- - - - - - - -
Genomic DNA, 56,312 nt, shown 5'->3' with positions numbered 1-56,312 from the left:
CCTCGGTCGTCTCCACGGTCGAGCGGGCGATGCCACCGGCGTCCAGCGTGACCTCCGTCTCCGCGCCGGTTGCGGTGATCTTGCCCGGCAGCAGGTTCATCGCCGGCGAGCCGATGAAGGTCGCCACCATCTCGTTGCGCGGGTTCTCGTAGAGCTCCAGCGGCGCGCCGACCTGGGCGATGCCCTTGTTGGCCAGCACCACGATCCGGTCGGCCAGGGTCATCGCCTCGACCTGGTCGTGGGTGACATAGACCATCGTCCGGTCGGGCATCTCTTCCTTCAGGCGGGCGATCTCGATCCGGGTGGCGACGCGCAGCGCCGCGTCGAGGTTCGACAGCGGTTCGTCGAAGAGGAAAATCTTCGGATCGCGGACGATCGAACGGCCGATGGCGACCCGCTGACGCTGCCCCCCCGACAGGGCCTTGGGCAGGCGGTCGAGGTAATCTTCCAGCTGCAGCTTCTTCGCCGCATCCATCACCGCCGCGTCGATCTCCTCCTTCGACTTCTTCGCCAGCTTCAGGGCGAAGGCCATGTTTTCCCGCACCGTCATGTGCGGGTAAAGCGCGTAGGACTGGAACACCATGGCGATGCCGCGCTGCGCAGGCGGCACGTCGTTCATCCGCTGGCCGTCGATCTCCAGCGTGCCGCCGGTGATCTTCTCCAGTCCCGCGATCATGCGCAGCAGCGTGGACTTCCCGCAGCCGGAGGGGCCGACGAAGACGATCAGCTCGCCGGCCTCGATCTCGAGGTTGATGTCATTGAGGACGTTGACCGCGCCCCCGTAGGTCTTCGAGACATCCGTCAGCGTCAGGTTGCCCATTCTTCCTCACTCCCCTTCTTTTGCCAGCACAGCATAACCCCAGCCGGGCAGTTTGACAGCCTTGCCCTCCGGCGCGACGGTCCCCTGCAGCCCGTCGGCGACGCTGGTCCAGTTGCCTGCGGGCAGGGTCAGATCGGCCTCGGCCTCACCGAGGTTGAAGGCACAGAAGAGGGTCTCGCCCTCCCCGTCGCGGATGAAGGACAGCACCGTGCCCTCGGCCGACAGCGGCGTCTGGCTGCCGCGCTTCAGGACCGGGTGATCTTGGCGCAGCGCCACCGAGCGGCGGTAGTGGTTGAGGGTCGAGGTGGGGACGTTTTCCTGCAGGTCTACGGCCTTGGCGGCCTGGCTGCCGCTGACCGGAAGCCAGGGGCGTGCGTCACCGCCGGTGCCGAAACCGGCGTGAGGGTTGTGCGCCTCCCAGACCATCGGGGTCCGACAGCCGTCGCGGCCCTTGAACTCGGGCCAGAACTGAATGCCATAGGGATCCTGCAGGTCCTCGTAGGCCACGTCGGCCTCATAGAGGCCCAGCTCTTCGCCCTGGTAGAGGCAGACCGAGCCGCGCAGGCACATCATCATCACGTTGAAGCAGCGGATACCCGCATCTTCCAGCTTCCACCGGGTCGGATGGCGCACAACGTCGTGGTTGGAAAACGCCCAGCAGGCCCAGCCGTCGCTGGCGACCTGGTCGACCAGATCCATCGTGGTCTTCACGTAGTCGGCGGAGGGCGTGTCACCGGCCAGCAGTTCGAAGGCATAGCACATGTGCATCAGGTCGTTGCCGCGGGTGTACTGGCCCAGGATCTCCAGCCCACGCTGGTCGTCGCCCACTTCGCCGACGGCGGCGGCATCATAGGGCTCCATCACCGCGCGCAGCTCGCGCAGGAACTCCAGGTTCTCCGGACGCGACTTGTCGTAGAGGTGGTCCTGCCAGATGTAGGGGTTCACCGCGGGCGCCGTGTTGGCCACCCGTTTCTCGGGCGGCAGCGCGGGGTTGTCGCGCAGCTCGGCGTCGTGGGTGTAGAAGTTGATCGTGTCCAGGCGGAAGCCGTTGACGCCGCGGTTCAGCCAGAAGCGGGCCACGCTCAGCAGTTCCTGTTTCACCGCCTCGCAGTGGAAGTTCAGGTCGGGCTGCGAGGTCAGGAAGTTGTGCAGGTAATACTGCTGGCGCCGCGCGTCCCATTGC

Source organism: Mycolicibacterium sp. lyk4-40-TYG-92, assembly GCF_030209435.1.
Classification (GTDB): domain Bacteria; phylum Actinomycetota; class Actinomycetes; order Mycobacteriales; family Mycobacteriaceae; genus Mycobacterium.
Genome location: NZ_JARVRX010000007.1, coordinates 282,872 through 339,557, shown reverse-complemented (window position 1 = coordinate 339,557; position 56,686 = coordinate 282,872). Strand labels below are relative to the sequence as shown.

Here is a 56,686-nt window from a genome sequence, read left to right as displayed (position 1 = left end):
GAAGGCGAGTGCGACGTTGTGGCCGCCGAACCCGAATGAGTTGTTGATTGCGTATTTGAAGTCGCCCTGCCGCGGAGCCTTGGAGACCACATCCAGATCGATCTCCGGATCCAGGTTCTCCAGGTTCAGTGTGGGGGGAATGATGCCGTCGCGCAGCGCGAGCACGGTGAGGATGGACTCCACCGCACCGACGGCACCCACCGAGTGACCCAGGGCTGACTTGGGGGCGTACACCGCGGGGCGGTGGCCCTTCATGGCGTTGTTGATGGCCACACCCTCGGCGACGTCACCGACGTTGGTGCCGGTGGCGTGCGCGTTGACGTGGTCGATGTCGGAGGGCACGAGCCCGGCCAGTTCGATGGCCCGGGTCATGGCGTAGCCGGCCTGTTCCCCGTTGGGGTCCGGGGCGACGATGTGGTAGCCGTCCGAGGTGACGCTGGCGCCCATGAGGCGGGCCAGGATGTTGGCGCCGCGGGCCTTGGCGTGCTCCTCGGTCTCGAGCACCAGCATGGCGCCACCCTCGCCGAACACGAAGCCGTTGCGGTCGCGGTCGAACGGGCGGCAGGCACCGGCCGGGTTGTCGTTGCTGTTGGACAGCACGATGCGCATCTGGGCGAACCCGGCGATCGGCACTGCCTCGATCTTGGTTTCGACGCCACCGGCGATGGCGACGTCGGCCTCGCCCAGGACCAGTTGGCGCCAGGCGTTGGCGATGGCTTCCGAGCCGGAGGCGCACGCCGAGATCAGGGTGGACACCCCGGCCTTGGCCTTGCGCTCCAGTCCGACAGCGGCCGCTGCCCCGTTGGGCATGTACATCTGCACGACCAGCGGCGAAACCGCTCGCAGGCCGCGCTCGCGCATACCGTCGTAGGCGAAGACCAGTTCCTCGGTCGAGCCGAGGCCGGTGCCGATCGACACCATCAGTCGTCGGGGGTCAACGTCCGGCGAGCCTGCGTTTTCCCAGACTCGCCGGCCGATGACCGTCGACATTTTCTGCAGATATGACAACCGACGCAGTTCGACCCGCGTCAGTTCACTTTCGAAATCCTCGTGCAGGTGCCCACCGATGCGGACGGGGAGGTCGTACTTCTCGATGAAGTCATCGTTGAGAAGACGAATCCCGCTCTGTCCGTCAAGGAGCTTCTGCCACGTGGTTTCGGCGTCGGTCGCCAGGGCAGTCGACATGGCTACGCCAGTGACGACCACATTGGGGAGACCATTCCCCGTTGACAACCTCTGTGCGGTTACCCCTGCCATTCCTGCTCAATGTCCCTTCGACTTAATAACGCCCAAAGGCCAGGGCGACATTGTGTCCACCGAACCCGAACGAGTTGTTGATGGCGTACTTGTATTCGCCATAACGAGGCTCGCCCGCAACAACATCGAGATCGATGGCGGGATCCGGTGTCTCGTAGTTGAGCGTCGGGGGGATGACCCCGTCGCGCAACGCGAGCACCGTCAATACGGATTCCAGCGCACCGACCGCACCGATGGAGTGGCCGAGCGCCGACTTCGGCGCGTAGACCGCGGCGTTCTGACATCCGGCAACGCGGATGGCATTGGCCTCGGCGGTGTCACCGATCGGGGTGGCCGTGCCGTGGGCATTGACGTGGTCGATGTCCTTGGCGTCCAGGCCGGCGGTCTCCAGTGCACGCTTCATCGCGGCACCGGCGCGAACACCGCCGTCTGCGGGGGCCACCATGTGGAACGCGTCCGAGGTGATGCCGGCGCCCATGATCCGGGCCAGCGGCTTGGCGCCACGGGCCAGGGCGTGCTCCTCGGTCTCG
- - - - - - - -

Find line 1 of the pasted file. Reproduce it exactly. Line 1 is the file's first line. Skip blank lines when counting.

Genomic DNA, 56,312 nt, shown 5'->3' with positions numbered 1-56,312 from the left: